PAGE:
Progress report on ECT modernization negotiations indicates familiar divisions among delegations as push for EU withdrawal grows

Following three negotiation rounds on ECT modernization last year, the most recent of which concluded on November 6, 2020, a leaked progress report from December 2020 suggests that state parties are still divided on key issues. This makes progress in negotiations, which require consensus from the national delegations, difficult to come by.

Likely complicating matters, these negotiations are taking place while high-profile cases are brought against EU member states by investors under the ECT. Most recently, the German company RWE has initiated arbitration against the Netherlands due to that country’s coal phase-out. Other signs of EU member state discontent include Belgium’s request that the CJEU issue an opinion on the ECT’s compatibility with EU law and a recent letter from French officials expressing support for the possibility of withdrawal from the treaty.

The progress report documents ongoing discussions on a range of issues, from standard investment protection provisions such as FET and MFN, to the introduction of new clauses relating to CSR and sustainable development. The report also gives a glimpse of what could be considered two major factions—led by the EU and its member states on the one hand and Japan on the other—with significantly divergent views of the benefits and drawbacks of the ECT in its present form.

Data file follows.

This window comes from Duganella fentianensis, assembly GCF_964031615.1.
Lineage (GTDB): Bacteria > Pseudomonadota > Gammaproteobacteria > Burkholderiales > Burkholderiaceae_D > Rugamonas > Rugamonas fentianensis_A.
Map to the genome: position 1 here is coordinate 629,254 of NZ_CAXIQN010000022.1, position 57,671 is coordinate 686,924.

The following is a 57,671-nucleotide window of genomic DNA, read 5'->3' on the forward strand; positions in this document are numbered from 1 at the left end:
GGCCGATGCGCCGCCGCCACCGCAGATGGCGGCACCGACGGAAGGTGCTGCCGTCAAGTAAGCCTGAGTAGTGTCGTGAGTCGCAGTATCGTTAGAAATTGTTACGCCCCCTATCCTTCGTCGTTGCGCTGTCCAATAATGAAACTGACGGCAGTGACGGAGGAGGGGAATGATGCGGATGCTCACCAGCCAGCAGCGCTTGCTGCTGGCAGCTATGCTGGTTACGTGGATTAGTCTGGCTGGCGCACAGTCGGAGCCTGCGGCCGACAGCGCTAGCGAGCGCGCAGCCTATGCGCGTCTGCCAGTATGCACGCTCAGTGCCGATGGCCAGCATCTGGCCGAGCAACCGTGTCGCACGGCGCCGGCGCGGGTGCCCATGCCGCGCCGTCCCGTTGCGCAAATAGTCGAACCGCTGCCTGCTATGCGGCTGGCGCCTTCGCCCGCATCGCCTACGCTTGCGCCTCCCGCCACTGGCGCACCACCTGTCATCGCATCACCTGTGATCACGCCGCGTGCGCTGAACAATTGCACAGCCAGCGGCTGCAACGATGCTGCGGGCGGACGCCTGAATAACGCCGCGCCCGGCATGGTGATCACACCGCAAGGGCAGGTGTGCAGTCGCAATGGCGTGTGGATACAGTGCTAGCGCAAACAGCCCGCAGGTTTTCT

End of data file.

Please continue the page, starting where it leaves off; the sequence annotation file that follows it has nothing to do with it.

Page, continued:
For its part, Japan is largely in favour of maintaining the status quo, while the EU and its member states, often accompanied by Georgia and Turkey, seek significant changes. For example, when it comes to standard provisions such as FET, MFN, and indirect expropriation, Japan appears to be in favour of upholding the current language. On the other hand, the EU and its member states, along with several others, favour more detailed definitions of these standards of protection, with, for example, the definition of FET including a closed list of violations. Similar tensions are clear in the parties’ suggestions for changes to the MFN provision.

The EU and its member states, as well as Georgia and Turkey, are also pursuing stronger language on the right to regulate, CSR and sustainable development, and environmental protection. (Editor’s note: we previously reported on the EU’s proposal for ECT modernization, and much of the language from that proposal is now found in the recent progress report.) However, much of this is opposed by Japan, which remarked, with reference to the proposed curtailment of  the indirect expropriation provision that “[p]roposals seem to be tilting the scales of balance overly to state concerns or right to regulate” and may “inappropriately undermine the level of investment protection to be achieved.”

The progress report provides details on how negotiations will move forward, noting that the COVID-19 pandemic slowed progress in 2020. The Chair has invited the group to hold four negotiation rounds in 2021 and also raised the possibility of informal meetings and workshops between negotiating rounds.